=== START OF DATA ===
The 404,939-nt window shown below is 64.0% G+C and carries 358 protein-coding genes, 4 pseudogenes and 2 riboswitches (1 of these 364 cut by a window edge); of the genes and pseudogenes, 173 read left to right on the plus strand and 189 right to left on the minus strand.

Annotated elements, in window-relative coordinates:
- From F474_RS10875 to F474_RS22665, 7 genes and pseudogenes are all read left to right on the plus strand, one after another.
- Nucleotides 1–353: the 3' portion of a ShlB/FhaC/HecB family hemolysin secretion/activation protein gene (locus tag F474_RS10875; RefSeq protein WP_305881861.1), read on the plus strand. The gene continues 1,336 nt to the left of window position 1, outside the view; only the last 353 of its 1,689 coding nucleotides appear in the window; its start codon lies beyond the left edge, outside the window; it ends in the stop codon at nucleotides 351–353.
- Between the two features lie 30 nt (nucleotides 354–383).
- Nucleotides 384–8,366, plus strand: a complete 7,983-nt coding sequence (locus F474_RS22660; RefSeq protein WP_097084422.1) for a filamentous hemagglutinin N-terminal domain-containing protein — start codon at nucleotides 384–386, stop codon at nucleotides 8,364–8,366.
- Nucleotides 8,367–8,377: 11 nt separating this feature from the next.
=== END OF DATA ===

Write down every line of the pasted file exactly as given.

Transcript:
The 404,939-nt window shown below is 64.0% G+C and carries 358 protein-coding genes, 4 pseudogenes and 2 riboswitches (1 of these 364 cut by a window edge); of the genes and pseudogenes, 173 read left to right on the plus strand and 189 right to left on the minus strand.

Annotated elements, in window-relative coordinates:
- From F474_RS10875 to F474_RS22665, 7 genes and pseudogenes are all read left to right on the plus strand, one after another.
- Nucleotides 1–353: the 3' portion of a ShlB/FhaC/HecB family hemolysin secretion/activation protein gene (locus tag F474_RS10875; RefSeq protein WP_305881861.1), read on the plus strand. The gene continues 1,336 nt to the left of window position 1, outside the view; only the last 353 of its 1,689 coding nucleotides appear in the window; its start codon lies beyond the left edge, outside the window; it ends in the stop codon at nucleotides 351–353.
- Between the two features lie 30 nt (nucleotides 354–383).
- Nucleotides 384–8,366, plus strand: a complete 7,983-nt coding sequence (locus F474_RS22660; RefSeq protein WP_097084422.1) for a filamentous hemagglutinin N-terminal domain-containing protein — start codon at nucleotides 384–386, stop codon at nucleotides 8,364–8,366.
- Nucleotides 8,367–8,377: 11 nt separating this feature from the next.